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Drone Revolution Shakes Up Tort Law
At its annual meeting in July, the National Conference of Commissioners for Uniform State Laws, otherwise known as the Uniform Law Commission (ULC), considered a proposal for changing law across the United States to reflect the impact of unmanned aerial vehicles, or drones.
A ULC committee tabled for discussion a new act for adoption by state governments that attempts to clarify property and privacy rights amidst proliferation of drones operated by hobbyists, companies, and government agencies. The proposed “Tort Law Relating to Drones Act” [PDF] has provoked controversy across many levels and areas of law implicated by growing use of drones.
Drones have proved fertile in producing legal controversies and calls for new law. Military drones used for targeted killings of terrorists and in armed conflict have generated heated debates under constitutional law, human rights law, and the laws of war. Law enforcement deployment of drones has provoked worries about expanded government surveillance. Aviation authorities around the world are crafting new laws to regulate unmanned aerial vehicles in airspace previously controlled only for manned flight. The rules on small unmanned aircraft systems adopted in 2016 by the Federal Aviation Administration (FAA) intensified legal concerns about how the integration of drones into the U.S. national airspace system would affect property and privacy rights at the local level.
Drones have caused legal and policy ferment because their combination of aviation know-how and digital control, connective, video, and sensor technologies produces capabilities beyond what traditional aircraft provide. These capabilities create new opportunities for recreational, commercial, and governmental purposes. However, taking advantage of these opportunities confronts legal regimes not designed for unmanned aircraft. Transformative technologies have long forced the re-thinking of legal rules. Indeed, the advent of manned aviation in the first half of the twentieth century necessitated scrutiny of how far skywards a property owner’s legal rights extended.
The emergence of small unmanned aircraft is forcing another review of rules protecting property ownership and its associated benefits, such as privacy. The ULC committee that drafted the Tort Law Relating to Drones Act argued that existing law on the relationship between property rights and airspace fails to protect both property owners and drone operators. According to the committee, aviation policy and law never comprehensively addressed how public aviation rights and individual property and privacy rights aligned at lower levels of airspace, essentially below 500 feet above the ground. The FAA’s requirement that small unmanned aircraft fly below 400 feet has made this question acute, especially as commercial interest in exploiting drones more widely expands.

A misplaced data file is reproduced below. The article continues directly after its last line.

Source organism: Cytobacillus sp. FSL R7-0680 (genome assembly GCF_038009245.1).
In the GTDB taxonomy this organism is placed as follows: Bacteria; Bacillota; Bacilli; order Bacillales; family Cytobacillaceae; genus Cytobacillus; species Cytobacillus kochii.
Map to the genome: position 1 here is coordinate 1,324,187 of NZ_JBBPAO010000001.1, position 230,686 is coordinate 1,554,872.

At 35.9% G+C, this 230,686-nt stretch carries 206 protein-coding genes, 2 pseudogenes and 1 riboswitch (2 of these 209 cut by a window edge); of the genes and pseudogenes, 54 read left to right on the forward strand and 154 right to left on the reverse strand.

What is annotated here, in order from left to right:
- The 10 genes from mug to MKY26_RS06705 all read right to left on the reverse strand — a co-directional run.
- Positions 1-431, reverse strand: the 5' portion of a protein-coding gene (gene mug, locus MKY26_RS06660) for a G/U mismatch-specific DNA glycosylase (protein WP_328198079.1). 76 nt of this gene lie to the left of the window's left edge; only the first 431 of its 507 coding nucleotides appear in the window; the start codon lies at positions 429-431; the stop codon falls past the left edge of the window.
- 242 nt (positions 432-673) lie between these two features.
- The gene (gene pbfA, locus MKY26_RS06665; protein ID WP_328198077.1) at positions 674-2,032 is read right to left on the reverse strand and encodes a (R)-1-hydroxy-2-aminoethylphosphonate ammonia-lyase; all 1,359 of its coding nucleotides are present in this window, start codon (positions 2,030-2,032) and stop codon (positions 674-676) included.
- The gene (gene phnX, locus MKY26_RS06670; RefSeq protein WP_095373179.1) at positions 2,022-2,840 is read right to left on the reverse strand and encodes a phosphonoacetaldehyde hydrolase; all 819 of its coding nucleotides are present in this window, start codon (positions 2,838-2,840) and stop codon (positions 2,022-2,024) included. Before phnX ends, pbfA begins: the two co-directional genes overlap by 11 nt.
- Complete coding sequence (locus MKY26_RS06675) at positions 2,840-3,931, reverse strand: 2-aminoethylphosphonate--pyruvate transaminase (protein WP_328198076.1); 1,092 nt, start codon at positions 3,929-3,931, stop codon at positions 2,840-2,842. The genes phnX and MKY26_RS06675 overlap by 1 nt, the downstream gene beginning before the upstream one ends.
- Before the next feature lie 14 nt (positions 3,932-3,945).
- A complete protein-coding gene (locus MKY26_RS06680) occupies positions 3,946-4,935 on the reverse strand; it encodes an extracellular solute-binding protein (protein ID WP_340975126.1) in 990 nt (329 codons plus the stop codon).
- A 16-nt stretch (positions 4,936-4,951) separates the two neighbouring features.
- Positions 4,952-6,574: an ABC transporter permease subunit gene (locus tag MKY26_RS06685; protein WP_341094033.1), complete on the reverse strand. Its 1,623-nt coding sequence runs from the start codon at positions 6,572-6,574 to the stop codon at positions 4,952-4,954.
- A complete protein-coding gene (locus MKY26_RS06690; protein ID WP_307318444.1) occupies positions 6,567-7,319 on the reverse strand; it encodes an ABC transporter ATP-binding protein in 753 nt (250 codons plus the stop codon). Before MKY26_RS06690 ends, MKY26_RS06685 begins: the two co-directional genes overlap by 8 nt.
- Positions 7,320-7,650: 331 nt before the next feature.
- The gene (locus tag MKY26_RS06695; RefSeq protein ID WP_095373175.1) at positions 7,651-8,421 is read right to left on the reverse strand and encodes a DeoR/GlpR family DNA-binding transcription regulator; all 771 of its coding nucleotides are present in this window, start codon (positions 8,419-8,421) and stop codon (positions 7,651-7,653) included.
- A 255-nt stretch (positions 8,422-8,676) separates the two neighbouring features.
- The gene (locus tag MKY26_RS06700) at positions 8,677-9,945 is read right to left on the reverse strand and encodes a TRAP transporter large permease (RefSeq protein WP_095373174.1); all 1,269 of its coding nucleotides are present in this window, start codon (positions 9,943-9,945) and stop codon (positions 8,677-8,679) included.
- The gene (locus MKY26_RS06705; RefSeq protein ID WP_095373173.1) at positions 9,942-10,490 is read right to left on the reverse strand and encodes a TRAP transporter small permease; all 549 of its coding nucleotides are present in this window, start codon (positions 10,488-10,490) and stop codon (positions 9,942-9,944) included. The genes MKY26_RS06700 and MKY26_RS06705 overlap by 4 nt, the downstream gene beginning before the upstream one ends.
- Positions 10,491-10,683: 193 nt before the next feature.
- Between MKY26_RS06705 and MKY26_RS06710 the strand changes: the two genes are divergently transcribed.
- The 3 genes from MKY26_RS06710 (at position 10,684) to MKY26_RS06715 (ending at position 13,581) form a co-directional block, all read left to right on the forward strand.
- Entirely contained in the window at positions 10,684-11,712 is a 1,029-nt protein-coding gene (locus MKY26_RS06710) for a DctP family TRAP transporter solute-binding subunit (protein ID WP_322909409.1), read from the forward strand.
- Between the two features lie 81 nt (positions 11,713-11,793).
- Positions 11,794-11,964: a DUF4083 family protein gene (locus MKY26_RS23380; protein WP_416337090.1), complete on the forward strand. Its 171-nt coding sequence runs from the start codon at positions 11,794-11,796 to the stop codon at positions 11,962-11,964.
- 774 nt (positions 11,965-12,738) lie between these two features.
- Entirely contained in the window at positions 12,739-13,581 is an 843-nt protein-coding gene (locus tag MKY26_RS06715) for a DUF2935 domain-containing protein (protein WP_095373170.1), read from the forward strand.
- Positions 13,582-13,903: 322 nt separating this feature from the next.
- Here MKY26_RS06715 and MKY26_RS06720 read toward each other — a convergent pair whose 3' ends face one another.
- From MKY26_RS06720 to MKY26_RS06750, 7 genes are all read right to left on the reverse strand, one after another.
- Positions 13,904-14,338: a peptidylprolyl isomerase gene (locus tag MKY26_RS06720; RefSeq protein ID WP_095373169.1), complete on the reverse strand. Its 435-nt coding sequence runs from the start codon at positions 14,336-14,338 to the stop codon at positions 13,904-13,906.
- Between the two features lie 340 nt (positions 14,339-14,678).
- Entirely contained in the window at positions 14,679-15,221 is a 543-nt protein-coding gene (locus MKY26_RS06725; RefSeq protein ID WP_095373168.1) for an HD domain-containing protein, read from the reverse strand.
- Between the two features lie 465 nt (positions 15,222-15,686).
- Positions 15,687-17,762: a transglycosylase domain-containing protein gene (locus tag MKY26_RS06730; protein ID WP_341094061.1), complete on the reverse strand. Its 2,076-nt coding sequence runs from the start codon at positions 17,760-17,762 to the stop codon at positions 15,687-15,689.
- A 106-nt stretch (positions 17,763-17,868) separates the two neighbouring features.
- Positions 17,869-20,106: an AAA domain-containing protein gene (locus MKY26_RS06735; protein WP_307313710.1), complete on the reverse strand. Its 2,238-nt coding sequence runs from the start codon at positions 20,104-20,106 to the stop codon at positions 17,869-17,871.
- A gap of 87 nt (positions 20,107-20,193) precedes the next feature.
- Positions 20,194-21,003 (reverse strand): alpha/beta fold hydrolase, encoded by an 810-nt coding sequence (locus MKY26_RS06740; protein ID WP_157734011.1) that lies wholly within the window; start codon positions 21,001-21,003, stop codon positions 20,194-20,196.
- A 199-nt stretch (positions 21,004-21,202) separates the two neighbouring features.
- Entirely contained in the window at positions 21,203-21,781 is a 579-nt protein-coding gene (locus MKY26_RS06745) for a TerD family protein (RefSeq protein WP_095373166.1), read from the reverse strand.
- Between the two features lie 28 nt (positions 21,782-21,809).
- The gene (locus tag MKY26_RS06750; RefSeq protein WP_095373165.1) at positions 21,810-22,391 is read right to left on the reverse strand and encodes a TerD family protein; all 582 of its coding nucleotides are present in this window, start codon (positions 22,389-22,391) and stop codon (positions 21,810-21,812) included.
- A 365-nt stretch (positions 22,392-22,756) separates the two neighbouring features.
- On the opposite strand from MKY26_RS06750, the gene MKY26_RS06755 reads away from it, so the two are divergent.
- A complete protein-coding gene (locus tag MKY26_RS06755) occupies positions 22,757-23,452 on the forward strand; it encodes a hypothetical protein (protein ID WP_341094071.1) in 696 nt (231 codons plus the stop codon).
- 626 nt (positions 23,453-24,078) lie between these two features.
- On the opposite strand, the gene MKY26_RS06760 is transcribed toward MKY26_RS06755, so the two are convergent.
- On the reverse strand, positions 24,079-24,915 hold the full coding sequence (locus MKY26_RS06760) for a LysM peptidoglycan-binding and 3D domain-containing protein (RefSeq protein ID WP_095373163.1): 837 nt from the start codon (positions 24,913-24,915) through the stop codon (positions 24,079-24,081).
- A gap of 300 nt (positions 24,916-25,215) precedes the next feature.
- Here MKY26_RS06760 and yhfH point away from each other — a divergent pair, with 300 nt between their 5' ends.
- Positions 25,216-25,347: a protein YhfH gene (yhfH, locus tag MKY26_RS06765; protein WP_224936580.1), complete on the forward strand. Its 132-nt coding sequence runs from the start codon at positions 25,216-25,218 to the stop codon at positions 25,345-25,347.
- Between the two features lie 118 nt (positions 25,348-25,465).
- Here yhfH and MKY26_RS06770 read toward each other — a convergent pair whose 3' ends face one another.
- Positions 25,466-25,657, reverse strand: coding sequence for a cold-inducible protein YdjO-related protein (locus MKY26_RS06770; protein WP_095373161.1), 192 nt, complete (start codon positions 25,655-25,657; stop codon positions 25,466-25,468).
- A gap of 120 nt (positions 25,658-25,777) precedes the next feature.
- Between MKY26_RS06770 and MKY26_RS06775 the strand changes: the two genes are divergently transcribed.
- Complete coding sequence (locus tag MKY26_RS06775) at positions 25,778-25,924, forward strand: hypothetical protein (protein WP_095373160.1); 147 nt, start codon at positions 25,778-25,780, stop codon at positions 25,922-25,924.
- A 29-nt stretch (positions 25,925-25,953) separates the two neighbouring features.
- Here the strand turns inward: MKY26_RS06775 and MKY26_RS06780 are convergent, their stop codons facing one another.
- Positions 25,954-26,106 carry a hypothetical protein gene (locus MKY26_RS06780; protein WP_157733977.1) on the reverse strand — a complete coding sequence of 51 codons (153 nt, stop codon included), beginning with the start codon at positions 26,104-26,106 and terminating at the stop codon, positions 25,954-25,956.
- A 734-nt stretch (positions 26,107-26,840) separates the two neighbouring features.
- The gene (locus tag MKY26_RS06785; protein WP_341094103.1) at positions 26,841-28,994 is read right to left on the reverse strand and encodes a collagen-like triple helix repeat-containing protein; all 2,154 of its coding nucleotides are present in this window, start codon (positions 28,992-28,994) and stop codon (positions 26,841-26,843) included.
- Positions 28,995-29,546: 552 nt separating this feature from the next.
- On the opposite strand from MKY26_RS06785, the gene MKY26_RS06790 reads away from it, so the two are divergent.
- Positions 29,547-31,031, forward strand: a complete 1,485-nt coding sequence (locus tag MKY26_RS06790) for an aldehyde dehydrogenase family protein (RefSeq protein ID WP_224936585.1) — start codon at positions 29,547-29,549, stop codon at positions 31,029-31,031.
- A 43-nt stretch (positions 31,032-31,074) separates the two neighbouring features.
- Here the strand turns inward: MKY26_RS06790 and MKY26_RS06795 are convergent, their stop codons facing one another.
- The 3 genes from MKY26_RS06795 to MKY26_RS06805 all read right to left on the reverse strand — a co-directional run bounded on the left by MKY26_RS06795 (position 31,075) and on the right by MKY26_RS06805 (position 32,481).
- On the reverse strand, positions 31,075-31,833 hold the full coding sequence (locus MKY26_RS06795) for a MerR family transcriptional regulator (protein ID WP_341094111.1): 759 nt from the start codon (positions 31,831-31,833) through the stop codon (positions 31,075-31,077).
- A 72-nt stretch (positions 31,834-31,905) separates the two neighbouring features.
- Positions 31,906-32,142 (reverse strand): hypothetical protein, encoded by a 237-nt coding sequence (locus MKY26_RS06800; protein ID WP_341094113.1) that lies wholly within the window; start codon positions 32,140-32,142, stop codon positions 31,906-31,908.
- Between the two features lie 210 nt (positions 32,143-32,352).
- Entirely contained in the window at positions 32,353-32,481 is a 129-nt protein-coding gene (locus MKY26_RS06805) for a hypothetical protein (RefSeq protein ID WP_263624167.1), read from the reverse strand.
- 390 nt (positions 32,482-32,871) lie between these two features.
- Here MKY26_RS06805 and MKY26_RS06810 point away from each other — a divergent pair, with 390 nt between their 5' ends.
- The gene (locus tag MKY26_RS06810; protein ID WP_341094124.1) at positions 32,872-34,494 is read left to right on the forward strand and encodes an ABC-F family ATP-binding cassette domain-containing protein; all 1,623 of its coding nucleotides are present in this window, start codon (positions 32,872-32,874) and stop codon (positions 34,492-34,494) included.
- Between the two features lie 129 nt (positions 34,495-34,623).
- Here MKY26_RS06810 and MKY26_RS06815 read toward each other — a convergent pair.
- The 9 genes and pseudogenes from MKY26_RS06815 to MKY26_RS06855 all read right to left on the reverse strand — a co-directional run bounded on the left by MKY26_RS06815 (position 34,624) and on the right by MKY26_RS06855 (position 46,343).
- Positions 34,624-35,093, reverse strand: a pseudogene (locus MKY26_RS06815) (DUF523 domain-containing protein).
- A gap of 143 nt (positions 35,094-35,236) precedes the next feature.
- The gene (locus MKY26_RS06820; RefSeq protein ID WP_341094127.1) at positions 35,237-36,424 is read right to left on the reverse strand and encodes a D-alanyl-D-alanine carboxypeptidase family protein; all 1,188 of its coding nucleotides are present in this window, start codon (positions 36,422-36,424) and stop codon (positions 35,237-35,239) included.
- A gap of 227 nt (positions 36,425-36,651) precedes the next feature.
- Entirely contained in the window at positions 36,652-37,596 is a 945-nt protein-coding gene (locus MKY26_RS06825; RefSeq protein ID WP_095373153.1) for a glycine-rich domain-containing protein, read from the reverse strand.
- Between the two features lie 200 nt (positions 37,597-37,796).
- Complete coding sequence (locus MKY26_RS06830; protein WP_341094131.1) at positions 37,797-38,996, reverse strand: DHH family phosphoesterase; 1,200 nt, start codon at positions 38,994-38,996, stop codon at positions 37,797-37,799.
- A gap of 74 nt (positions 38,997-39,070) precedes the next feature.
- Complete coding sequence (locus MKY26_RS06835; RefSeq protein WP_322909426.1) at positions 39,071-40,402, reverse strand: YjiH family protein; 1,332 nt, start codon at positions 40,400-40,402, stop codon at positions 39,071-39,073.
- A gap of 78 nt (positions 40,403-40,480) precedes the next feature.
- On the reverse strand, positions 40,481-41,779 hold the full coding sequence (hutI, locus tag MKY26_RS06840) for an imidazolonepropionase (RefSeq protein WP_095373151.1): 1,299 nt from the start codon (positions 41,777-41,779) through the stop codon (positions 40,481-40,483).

The draft act contains two fundamental proposals. First, it contains a “new bright line” rule. Any intrusion—even those that cause no harm—by an unmanned aircraft into airspace above private property up to 200 feet without the owner’s consent constitutes a trespass, with exceptions, including for conduct during emergencies or pursuant to a court order. Second, the draft act creates the tort of acquiring images, recordings, or physical or electronic impressions of private acts or trade secrets with a drone in a manner highly offensive to a reasonable person, excluding acquisitions protected by the First Amendment or that conform to the Fourth Amendment, a warrant, or court order.
The proposals provoked criticism, especially from drone companies and industry associations [PDF] and alliances [PDF]. Negative reactions included, among others, assertations that the draft act:
Interfered with the federal government’s exclusive authority to regulate the nation’s airspace and to pre-empt state and local regulations on drones;Ignored that existing tort law on aerial trespass developed with manned aircraft in mind, which requires a showing of substantial interference with property rights, is very appropriate to apply to drones; andCreated new rules on property and privacy rights that will spawn litigation and uncertainty for drone operators and inhibit innovation and development of commercial opportunities.
The draft act has defenders too. Jason Snead of the Heritage Foundation argued that the act’s “bright line aerial trespass standard balances the interests of the nascent [unmanned aerial systems] sector with the traditional rights of property owners to exclude unwanted intruders from their property.” Reginald Govan, former FAA chief counsel, dismissed the notion that the FAA’s rules had pre-empted state and local governments from regulating how drones affect property rights. Govan also argued that, absent federal legislation, state governments have the authority “to protect privacy through trespassory tort doctrines,” as proposed by the draft act.
Although only a discussion draft, the proposed act is a significant inflection point in policy and legal debates about drones. State lawmakers, who have been active in regulating drone use, will study this authoritative proposal. The draft act will also influence how executive branch activities, such as the Unmanned Aircraft System Integration Pilot Program, and proposed legislation in Congress, such as the Drone Federalism Act, further integrate drones into national airspace while respecting property and privacy rights.